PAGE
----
Archive for the ‘ Election 2012 ’ Category

Comparing elections: U.S. and Venezuela

The Organization for Security and Co-operation in Europe (OSCE) monitors voting internationally and advocates for honest and transparent elections. The United States has encouraged the OSCE in its missions, provides American monitors for elections in other countries and, in fact, has invited the OSCE to monitor our elections since 2002.

In 2012 presidential elections were held in both the U.S. and Venezuela. According to the Bipartisan Research Center the 2012 turnout was 57.5% of the eligible voters. The 2012 election was similar to that of previous elections, as reported in internationalcomparisons.org. According to the New York Times the 2012 turnout in Venezuela was 80.5%.

The OSCE summary of the American election was generally favorable but did single out some areas for improvement, including voting rights, voter list accuracy, voter suppression by Republicans, campaign finance transparency, and recount procedures. The OSCE also noted what many other observers had commented on, that financing U.S. campaigns with huge amounts of private funds is a cause for concern for democracy.

The OSCE did not observe the 2012 election in Venezuela, but the Carter Center, also an expert organization in election evaluation, was there. The Carter Center has monitored 92 elections. Jimmy Carter, former American president, announced that Venezuela’s election was the cleanest of those the Center has observed. The Carter Center particularly praised Venezuela’s simple yet secure and transparent voting procedures.

American mainstream media claimed that the Venezuelan election was tainted by fraud and intimidation, but had little to say about defects in the American election.

Reports by objective election observers indicate that the Venezuelan election was better run and had more participation than that of the United States. Multilateral, independent observers are needed to counter the power and propensity of the mainstream media to mislead and provide a sound basis for improving elections in the United States as well as abroad.

Advertisements

What the last 3 presidential elections say about voter turnout

“Four more years!” reverberated intermittently throughout President Obama’s reelection speech. Let’s hope for four better years. That said, let’s also compare US voter turnout in an international comparison perspective.

Voter turnout, although having shown some increase in recent presidential elections, continues to pale in comparison to other advanced democracies–and also in humiliating comparison to countries like Iran. The total of American voters has increased every presidential election since 1996 carrying with it a consistent increase in those registered to vote. Voter registration dramatically increased by 25% between 2004 and the first time President Obama was elected in 2008. Still, as a percentage of those registered, only 70.33% turned out to vote compared to 86.08% (the highest since 1988) in 2004. By these figures we conclude that in spite of a 25% increase in voter registration, there was only a 9% increase in total votes.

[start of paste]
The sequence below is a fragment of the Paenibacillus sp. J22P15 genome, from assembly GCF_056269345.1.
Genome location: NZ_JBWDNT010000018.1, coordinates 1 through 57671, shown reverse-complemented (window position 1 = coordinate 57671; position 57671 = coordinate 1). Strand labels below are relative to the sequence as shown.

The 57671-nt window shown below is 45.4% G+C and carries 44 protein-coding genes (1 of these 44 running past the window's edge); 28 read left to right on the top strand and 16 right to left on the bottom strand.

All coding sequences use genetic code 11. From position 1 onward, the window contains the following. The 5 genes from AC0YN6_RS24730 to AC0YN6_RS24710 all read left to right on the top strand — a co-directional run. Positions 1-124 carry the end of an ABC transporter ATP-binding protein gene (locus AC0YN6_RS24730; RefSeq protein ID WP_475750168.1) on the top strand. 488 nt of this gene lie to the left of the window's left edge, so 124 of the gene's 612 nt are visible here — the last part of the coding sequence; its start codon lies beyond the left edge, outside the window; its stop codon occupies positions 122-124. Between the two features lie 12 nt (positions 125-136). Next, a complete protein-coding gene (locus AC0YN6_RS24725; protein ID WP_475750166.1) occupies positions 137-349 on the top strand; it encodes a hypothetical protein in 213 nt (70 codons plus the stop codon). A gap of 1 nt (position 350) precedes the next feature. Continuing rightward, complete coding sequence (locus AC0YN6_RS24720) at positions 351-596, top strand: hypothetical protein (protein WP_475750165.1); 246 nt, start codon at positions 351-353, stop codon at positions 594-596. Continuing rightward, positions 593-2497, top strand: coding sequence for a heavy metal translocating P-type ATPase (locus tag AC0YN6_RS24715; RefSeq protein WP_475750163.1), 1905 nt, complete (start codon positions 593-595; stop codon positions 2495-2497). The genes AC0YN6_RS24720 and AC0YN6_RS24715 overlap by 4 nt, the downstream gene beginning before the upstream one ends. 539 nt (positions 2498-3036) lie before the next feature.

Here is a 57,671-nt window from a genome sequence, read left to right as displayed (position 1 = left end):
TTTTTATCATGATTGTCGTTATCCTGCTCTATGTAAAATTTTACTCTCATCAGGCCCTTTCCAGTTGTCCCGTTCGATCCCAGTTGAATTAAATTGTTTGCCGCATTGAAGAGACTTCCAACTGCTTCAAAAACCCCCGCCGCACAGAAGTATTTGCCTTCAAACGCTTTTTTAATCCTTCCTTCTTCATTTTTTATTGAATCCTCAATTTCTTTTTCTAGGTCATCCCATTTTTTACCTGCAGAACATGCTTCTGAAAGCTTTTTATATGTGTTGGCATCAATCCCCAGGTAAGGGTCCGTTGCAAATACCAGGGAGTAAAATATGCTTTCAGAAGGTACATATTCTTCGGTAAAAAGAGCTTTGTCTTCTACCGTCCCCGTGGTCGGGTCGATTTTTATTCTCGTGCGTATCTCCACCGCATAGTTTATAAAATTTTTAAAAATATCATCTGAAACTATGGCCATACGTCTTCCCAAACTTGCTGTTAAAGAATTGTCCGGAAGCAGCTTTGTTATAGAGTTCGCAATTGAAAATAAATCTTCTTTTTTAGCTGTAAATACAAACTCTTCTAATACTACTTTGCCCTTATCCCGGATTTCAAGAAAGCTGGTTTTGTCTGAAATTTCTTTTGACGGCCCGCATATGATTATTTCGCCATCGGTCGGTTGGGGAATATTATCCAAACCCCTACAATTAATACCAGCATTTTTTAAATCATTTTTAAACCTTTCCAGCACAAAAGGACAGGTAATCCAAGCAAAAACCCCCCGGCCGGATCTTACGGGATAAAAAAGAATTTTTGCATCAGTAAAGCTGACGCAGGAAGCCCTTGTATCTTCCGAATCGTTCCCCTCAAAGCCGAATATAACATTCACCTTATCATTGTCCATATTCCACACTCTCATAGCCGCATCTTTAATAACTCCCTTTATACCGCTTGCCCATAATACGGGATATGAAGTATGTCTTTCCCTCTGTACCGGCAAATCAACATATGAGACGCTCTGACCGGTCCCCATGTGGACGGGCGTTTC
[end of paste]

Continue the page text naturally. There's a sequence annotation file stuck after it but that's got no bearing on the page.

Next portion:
Fast-forward to 2012. Hope for progress in voter turnout is projected to leave us disappointed. Voting expert Charles Gans projects that a decline in voter turnout in each of the 50 states. The results indicate that the US has little chance of improving its rank at 59th in voter turnout as a percentage of total voting population. The Obama campaign has survived what it considered a mandatory requisite for claiming the 2nd term. Preliminary figures suggest 3 million fewer voters. Arguments for compulsory voting and elections on non-work days seem to be the most suggested remedies.

For more statistics from the US set against comparable advanced democracies, including voter turnout as a percentage of those registered and women elected officials, visit Internationalcomparisons.org’s Voting page.

The price of income distribution

We have all had our blinders on and carried our focus for Tuesday’s election (with tragic exception to Sandy and, hopefully, its indications concerning climate change). But before we resume full throttle in election reports with an international perspective next week, we offer a quick break from your Obamney monopolized newsfeed and towards the issue of income distribution.

In his review of Joseph E. Stiglitz’s book The Price of Inequality, Thomas B. Edsall cites culpability with both neoliberal and free market strategies, both democratic and republican parties. According to Edsall, the fundamental issue is

not only that inequality violates moral issues, but it also interacts with a money-driven political system to grant excessive power to the most affluent.